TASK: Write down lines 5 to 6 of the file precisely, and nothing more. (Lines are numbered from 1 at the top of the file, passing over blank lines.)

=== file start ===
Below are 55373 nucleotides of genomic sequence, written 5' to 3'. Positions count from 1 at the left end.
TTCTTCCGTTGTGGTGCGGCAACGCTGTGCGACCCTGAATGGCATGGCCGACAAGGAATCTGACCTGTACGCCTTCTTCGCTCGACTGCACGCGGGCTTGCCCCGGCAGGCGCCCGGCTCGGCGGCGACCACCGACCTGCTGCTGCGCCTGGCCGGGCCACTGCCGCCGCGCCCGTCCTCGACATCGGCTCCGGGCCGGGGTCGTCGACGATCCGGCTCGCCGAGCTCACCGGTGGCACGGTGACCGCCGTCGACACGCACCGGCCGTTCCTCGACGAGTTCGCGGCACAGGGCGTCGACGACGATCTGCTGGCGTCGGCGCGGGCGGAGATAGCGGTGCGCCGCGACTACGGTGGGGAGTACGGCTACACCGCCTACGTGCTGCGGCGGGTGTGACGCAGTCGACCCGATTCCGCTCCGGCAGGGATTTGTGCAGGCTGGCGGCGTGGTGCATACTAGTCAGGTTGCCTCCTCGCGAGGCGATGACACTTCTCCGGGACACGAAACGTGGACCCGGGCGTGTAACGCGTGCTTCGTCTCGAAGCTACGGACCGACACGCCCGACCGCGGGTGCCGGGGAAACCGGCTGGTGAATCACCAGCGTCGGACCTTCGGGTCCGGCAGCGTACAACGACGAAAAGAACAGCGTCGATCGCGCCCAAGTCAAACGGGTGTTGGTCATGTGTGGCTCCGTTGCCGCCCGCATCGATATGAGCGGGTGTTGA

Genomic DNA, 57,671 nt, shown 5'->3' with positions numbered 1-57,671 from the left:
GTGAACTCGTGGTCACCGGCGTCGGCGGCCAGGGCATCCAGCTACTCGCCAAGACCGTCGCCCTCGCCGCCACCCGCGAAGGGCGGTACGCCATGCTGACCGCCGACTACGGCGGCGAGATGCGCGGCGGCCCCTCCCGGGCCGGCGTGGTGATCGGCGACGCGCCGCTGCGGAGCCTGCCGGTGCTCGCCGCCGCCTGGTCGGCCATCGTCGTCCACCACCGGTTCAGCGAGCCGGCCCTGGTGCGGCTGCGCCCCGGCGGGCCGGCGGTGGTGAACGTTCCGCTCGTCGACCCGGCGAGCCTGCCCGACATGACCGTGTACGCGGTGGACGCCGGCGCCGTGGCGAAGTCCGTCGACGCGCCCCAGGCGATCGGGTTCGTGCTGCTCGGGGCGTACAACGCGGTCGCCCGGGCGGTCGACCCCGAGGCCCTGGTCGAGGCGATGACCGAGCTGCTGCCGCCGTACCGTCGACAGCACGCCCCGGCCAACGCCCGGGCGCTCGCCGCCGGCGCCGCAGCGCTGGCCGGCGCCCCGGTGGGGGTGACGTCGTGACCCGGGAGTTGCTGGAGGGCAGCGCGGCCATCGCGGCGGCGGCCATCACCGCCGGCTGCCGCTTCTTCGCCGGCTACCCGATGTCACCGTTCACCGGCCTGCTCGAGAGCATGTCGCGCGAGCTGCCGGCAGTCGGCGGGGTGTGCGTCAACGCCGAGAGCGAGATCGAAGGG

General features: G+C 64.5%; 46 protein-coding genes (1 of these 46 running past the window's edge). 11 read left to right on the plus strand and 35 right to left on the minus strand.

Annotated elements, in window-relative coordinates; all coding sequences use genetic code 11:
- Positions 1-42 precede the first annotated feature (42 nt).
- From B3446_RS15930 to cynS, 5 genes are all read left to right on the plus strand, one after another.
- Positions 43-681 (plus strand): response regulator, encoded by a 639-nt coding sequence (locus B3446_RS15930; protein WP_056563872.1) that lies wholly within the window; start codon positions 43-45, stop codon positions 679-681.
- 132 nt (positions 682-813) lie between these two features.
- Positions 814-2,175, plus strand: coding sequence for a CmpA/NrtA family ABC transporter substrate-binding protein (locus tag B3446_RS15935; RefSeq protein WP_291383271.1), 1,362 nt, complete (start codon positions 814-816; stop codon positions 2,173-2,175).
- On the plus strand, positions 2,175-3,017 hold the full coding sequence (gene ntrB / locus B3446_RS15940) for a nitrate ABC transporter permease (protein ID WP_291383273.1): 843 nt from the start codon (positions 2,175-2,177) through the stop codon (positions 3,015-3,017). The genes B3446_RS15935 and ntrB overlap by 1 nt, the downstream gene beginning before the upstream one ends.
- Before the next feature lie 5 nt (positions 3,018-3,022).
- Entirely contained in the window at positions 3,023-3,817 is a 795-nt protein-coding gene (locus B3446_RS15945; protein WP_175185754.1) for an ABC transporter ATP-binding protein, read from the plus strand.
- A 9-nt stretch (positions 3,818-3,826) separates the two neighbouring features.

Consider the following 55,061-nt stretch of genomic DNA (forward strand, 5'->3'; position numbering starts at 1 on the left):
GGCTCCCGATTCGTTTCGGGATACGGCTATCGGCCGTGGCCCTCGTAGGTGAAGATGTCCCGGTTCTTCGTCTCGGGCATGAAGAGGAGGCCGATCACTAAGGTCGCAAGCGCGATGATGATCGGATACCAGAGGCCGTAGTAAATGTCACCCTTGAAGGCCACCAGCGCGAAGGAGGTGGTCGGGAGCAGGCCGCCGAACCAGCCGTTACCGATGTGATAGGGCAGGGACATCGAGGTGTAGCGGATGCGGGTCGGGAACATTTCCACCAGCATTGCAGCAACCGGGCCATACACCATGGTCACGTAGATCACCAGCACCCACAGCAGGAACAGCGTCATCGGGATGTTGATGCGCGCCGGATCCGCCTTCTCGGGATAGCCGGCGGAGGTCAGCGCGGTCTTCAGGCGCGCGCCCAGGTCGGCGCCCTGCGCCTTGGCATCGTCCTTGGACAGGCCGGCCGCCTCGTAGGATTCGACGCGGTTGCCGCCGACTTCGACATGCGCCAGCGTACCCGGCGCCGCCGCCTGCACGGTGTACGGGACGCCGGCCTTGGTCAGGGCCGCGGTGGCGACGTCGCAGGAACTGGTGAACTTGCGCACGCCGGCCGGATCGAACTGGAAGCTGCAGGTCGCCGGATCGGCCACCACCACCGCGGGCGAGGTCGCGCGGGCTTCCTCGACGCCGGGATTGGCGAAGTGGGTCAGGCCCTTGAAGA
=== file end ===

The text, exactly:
General features: G+C 64.5%; 46 protein-coding genes (1 of these 46 running past the window's edge). 11 read left to right on the plus strand and 35 right to left on the minus strand.

Annotated elements, in window-relative coordinates; all coding sequences use genetic code 11: